Sometimes we need a good cry

So I recently went to see the movie Selma. I was warned ahead of time that it was emotional and I thought I was prepared to experience some sadness. But I wasn’t. It was an unbelievably moving movie and I don’t remember crying that much for any movie. Ever. Don’t get me wrong, I loved the movie, but I cried during and well after the movie was over! As I usually do when I see a good movie, I shared with my friends that it was a ‘must see’. But I also warned them to be ready to cry. What I didn’t expect was the overwhelming response of my friends of: “I don’t want to cry, I’m not going to see it”, or “I hate crying, I’ll pass.”

I don’t consider myself a crier, however, I do appreciate a good cry every now and then and usually feel better afterwards. So why do we hate crying so much? And where did the saying “have a good cry” come from? I dug a little deeper and here is what I found.

One of the most important functions of crying is protecting our eyes from irritants like dust. It also helps lubricate our eyeballs. However, crying can have healthy psychological benefits. Crying is a natural emotional response to feelings such as hurt, sadness or happiness. Crying is also thought to give us a psychological boost by reducing stress and giving us a sense of relief because it is a physical response to an emotional situation. Studies have found that tears (specifically tears linked to emotions) have a higher level of ACTH which is a precursor to the “stress hormone” cortisol. Cortisol is increased during emotional stress and we can literally cry out the stress. Crying also helps lift our moods and deal with painful experiences.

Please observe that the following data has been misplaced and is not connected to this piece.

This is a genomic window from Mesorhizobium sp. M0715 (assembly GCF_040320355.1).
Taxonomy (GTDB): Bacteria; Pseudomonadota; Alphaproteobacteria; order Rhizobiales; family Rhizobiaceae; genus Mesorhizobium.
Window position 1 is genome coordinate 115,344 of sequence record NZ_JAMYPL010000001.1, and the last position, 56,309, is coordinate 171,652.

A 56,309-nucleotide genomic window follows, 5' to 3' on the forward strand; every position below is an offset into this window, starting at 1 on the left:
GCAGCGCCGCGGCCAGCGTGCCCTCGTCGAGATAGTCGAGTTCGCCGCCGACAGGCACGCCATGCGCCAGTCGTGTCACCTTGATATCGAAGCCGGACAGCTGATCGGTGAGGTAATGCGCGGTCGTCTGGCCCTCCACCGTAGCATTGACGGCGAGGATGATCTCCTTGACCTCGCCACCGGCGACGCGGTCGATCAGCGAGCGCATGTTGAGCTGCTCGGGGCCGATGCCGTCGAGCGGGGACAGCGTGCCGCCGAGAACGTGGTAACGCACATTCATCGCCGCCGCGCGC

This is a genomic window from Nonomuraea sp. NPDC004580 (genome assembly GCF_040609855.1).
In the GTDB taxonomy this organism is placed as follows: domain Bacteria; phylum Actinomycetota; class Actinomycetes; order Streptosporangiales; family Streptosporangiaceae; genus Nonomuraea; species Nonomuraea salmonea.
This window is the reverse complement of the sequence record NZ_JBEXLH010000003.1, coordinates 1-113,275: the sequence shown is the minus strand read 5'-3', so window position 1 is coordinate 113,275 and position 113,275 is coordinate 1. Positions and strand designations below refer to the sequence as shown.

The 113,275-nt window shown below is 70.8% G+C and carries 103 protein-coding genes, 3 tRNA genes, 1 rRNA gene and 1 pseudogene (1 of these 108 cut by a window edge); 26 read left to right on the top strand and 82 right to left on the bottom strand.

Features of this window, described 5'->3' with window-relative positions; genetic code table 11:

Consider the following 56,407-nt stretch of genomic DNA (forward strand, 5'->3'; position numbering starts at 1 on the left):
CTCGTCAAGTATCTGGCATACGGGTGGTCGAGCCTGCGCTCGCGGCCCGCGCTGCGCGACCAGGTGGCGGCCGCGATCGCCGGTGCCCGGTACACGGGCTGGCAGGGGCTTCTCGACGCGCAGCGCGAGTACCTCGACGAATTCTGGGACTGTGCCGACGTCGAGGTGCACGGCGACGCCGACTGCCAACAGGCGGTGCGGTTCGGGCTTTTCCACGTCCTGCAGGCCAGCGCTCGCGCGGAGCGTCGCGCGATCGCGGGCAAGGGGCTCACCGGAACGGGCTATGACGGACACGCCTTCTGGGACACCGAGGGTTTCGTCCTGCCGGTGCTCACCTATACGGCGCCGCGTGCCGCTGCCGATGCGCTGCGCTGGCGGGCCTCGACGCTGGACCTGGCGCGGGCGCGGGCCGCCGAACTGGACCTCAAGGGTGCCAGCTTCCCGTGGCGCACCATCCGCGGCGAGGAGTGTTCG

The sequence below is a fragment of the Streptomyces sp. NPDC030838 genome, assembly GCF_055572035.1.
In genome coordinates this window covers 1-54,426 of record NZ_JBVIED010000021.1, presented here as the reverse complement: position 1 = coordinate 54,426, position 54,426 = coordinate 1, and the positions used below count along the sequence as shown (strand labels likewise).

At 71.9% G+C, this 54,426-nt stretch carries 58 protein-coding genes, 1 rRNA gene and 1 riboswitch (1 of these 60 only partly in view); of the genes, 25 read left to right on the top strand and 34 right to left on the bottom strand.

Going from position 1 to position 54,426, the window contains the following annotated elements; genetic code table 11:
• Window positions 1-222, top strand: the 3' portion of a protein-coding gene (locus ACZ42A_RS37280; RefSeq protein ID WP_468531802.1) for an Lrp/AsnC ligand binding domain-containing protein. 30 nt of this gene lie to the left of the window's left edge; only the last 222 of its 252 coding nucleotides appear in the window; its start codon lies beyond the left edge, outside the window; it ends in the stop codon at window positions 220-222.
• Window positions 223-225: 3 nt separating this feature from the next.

Crying can help express deep emotions that may be inexpressible in any other way. You may even feel cleansed or lighter afterward. In fact, 89% of people in a survey feel better after crying. Crying can also lead to some sort of physical contact when shared with someone. We tend to hug or hold someone we see crying, and physical touch has also been linked to helping stress reduction.

Researchers have also found that those who view crying as a resolution to a distressing event are most likely to find relief, so it helps to find peace in the situation. And if you don’t feel better after crying, don’t beat yourself up about it. Sometimes crying helps, and sometimes it doesn’t. However, frequent or prolonged crying may be a sign of more serious condition, such as depression. If you feel like you can’t control your crying, see your doctor or counselor.

The poet Ovid wrote “It is a relief to weep; grief is satisfied and carried off by tears.” So go ahead and have a good cry.

3 things every parent of a teenager needs to know

If you have ever looked at your teenager and thought (or even said out loud) “what the heck were you thinking?” then you know how utterly bewildering it can be to get on the same wavelength as your child. We all know that teenagers can speak an entirely different language than adults (think “bae”, “basic”, “yolo”, and “I can’t even”) and it’s completely normal to have difficulties communicating with your teen, much less understanding them. So, in attempt to alleviate some of these difficulties, I have come up with a few tips and guidelines to surviving your child’s teenaged years.

  1. You don’t always have to be the fixer. I realize that for most of you, this goes against every fiber of your being. You want to help your child. You want to save them and shield them from the evils and hurts of this world. You want to call that mean girl’s mother and chew her out. But the bottom line is this: unless the problem is a legal one or involves the safety of someone, then you don’t always have to fix it. Sometimes all your teen needs is a listening ear or a shoulder to cry on. If your teenaged daughter comes home after being dumped by her boyfriend who is now dating her ex-best friend, you’d be shocked to realize the power of simply sitting down next to her and hugging her tight. I can almost 100% assure you that she doesn’t want you calling his parents, talking to her ex-best friend’s parents, or telling her what you think she should do. There is power in simply saying “I’m so sorry that happened to you. That must’ve hurt so much.” And sometimes that’s all they need.